Florida's 'Anti-Rioting' Bill Gives the Government New Powers That Have Nothing to Do With Riots
Among other things, it calls for online censorship to shield identities of public officials and lets the governor control city police budgets.
Florida lawmakers passed a new anti-rioting bill Thursday supported by Republican Gov. Ron DeSantis despite the objections of civil rights groups, which argue the legislation can and will be abused to target and punish peaceful protesters.
A read through H.B. 1 shows that it's been designed so that supporters of the bill can insist that it's only about fighting criminal and violent riot tactics. But its critics are correct: It contains vague enough wording to allow police to abuse it to shut down protests.
Here's what's in H.B. 1:
- H.B. 1 fleshes out existing laws against blocking streets as part of protests and increases penalties for anybody who commits battery or similar violent crimes as part of a riot.
- It establishes a minimum six-month jail sentence for anybody convicted of battery against a police officer as part of a riot.
- It creates a new crime—mob intimidation—which is defined as two or more people attempting to use or threatening force "to compel or induce, or attempt to compel or induce another person to do or refrain from doing any act or to assume, abandon, or maintain a particular viewpoint against his or her will," punishable as a first-degree misdemeanor (which entails up to a year in jail and up to a $1,000 fine).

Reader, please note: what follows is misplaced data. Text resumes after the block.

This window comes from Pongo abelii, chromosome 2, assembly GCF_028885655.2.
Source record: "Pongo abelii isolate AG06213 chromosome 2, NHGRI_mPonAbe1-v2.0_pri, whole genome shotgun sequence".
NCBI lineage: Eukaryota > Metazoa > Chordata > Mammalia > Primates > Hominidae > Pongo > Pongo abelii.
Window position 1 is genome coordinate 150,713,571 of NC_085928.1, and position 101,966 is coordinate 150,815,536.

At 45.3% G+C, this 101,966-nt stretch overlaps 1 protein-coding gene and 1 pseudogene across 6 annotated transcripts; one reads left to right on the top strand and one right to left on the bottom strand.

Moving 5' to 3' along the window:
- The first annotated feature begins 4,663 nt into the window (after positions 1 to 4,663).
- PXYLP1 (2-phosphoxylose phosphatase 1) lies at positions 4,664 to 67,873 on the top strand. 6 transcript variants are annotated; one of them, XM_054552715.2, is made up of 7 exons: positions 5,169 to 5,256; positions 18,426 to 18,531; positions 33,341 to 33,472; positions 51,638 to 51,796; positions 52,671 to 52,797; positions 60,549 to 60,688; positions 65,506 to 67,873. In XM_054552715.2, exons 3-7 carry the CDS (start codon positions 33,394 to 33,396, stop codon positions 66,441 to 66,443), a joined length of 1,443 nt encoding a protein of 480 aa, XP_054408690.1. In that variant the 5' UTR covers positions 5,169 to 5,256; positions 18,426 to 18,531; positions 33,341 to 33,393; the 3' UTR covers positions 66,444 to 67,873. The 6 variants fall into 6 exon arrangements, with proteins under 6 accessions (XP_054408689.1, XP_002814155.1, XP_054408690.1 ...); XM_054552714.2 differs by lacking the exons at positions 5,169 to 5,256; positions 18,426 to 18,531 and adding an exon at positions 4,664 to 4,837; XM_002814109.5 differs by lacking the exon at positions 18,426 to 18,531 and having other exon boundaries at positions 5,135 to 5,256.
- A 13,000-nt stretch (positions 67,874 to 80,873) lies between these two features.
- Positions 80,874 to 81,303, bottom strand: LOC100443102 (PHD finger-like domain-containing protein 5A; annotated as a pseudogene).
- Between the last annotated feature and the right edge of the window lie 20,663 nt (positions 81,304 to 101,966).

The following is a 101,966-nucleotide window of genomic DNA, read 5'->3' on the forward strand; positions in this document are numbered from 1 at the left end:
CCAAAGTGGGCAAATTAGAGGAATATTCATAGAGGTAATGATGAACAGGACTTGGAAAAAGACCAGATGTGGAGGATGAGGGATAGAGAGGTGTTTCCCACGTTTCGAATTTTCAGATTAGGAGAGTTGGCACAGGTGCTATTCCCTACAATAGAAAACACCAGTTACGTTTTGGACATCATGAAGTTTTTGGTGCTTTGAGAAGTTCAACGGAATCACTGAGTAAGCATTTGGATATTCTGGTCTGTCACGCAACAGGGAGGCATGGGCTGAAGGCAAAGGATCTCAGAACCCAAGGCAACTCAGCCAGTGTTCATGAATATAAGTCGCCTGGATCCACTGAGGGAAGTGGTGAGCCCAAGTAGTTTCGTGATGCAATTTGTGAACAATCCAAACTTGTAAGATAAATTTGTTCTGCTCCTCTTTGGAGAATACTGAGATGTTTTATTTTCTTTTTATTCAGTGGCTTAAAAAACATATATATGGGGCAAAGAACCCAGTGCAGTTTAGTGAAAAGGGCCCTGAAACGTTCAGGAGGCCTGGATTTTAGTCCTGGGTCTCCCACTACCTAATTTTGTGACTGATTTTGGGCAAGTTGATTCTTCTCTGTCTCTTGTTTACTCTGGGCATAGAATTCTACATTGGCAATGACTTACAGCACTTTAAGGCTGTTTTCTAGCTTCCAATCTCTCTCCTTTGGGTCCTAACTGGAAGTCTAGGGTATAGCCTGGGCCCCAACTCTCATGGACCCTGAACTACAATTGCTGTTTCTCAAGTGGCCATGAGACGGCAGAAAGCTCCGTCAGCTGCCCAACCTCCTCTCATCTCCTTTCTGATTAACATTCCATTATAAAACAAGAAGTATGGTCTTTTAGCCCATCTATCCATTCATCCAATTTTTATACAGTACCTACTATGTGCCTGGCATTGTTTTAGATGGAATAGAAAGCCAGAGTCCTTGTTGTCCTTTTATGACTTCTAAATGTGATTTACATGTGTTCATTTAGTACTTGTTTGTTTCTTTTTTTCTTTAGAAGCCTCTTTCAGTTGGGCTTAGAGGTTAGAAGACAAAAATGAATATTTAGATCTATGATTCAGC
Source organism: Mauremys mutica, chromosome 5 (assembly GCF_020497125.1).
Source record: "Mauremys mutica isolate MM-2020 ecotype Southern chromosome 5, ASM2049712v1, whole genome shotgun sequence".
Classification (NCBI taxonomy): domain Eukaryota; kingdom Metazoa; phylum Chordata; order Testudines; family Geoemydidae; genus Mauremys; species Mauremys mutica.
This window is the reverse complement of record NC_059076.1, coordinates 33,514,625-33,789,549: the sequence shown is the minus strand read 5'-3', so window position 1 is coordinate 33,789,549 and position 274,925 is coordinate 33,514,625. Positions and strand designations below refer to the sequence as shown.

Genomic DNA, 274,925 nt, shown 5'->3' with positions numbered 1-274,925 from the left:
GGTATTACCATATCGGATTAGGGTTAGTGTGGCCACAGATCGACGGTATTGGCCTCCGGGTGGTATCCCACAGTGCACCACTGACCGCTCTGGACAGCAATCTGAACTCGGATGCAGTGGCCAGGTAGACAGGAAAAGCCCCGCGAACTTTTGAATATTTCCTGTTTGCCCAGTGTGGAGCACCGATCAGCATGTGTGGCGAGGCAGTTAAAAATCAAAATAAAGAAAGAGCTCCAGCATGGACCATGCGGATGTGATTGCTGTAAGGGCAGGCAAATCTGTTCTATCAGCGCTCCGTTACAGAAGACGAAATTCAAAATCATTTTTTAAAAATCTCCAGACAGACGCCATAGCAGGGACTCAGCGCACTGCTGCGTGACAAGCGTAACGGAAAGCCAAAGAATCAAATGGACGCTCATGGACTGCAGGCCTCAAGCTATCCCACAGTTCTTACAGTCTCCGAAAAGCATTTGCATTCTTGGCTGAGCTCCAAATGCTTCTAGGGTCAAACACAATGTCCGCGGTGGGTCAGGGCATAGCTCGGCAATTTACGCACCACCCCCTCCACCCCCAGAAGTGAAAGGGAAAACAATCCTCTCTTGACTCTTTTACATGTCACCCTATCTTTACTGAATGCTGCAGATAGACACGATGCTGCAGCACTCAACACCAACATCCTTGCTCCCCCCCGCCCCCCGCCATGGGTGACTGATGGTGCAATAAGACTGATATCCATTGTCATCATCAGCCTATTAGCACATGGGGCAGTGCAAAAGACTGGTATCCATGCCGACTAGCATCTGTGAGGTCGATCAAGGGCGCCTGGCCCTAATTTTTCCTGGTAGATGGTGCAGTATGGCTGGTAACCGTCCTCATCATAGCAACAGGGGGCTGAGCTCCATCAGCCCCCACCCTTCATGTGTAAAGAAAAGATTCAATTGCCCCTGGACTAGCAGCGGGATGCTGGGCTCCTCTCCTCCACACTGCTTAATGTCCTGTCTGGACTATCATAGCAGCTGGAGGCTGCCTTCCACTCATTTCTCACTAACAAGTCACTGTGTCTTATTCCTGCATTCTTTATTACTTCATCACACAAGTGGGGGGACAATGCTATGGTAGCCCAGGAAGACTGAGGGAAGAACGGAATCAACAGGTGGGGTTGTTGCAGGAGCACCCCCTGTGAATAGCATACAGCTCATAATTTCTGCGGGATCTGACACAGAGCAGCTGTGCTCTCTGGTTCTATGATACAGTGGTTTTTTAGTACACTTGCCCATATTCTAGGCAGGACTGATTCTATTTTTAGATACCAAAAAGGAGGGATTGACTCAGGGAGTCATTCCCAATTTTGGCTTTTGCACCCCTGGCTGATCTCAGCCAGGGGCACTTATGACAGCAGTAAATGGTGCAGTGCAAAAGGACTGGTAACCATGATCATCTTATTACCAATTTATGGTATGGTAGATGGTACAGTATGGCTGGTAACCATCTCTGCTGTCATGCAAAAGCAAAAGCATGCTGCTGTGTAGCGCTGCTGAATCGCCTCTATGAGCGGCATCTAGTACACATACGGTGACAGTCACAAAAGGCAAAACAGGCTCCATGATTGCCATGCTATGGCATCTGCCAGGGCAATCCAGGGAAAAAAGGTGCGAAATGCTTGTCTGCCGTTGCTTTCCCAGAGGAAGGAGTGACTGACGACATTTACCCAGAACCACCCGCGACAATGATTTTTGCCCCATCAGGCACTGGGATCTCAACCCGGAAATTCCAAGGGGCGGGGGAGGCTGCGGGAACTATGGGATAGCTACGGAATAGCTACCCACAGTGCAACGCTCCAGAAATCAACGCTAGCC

- It establishes that anybody convicted of vandalizing or destroying historic property or a memorial is committing a felony, with a possible prison sentence of up to 15 years and a fine of up to $10,000, as well as restitution orders.
- H.B. 1 further establishes a mandate that municipalities must respond to protect people and their property during a riot or any unlawful assembly. Failure to do so strips the municipality itself of civil immunity and opens it up to lawsuits for damages.
- It gives a commission in the governor's office veto power over municipalities within the state if they attempt to reduce the budget of their own police departments.
- It prohibits releasing anybody arrested for certain crimes like theft or assault during a riot until the arrested person has appeared before a magistrate.
- It separately and specifically prohibits anybody who is arrested for "unlawful assembly," which is defined as any gathering of people to "commit a breach of the peace" or any other unlawful act (not necessarily rioting), from being released until they're brought before the court.
- It creates a new crime of "cyberintimidation by publication," making it unlawful to electronically publish somebody's personal identification information with the intent to (or with the intent that a third party will) incite violence against the person, harass the person, or place "such person in reasonable fear of bodily harm." This section makes no distinction between private citizens or government workers or even elected political figures. Violating the law is a first-degree misdemeanor (up to a year in jail and up to a $1,000 fine).
- It creates an affirmative defense for anybody taken to civil court over injury, damage, or death if it is the result of a participant in the lawsuit engaging in rioting. This part of the law has been presented in the press as granting legal immunity to people who run over protesters.
There's a lot going on in this law—not all of it terrible—but there are many troubling components. There is hardly a place in America where the penalties for crimes are too small, and Florida is no exception. We don't need to increase the penalties for existing crimes just because they take place during riots.